Ben Beachy of Public Citizen’s Global Trade Watch put together an analysis [PDF] of the “Financial Services” chapter and found sweeping rules for “market access,” which “would expose governments to legal challenges before extrajudicial tribunals for banning risky financial services or products, such as the complex derivatives that fueled the financial crisis. The same rule threatens proposals to limit the size of banks so that they do not become ‘too big to fail.'”

Yet another rule opening up the world to financial risk would challenge policies, which prevent banks from being able to “hold consumers’ deposits from engaging in hedge-fund-style trading of high-risk securities.” It would be prohibited to restrict “financial inflows—used to prevent rapid currency appreciation, asset bubbles and other macroeconomic problems—and financial outflows, used to prevent suddent capital flight in times of crisis.”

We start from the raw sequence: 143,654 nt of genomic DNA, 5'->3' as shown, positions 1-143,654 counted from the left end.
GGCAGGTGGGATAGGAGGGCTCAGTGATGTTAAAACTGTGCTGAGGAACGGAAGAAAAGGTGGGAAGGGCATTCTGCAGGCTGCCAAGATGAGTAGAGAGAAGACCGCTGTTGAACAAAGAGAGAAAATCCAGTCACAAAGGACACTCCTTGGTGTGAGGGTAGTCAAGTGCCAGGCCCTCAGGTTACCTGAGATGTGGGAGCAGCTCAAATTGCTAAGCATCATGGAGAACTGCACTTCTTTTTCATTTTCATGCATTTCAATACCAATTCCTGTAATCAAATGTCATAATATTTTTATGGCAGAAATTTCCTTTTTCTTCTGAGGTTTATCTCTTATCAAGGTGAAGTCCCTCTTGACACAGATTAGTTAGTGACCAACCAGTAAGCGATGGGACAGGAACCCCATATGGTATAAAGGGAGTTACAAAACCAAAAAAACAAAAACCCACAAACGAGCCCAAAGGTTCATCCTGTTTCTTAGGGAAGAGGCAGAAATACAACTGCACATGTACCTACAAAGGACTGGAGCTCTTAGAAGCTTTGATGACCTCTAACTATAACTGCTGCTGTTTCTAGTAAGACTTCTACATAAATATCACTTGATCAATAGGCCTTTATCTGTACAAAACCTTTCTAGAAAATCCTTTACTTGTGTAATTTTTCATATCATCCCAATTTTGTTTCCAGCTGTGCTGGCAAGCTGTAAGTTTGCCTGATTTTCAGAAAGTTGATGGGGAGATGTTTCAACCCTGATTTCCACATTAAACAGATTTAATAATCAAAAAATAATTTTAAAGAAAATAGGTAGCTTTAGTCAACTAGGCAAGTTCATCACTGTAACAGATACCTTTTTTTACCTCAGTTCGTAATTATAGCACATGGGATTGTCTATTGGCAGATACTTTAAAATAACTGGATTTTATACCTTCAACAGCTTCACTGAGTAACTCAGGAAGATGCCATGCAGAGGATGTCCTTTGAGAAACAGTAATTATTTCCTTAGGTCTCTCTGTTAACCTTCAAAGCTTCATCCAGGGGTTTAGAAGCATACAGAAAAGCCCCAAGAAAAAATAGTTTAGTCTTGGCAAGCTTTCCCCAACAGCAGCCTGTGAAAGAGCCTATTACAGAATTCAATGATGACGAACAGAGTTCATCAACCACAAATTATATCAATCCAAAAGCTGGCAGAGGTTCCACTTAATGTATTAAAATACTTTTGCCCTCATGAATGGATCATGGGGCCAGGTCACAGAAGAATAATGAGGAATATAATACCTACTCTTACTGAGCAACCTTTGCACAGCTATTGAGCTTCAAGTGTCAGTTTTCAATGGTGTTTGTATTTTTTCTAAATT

“Despite increasing concerns about data privacy, sparked by revelations of the US National Security Agency’s dragnet spying, TISA would require that financial firms be permitted to transfer consumers’ personal financial data overseas, where it could be exposed to unwanted surveillance,” Beachy warns.

In some instances, TISA countries may have to roll back regulations if they were inhibiting the business of a foreign firm. (more…)

Legal Organization Representing WikiLeaks Submits Report for UN Official’s Review of Whistleblower Protections

CCR Logo
Center for Constitutional Rights Logo

The Center for Constitutional Rights (CCR), a legal organization based in New York which represents WikiLeaks and its editor-in chief Julian Assange, has submitted a report to help United Nations Special Rapporteur David Kaye complete his review on the global issue of whistleblowers and the protection of sources.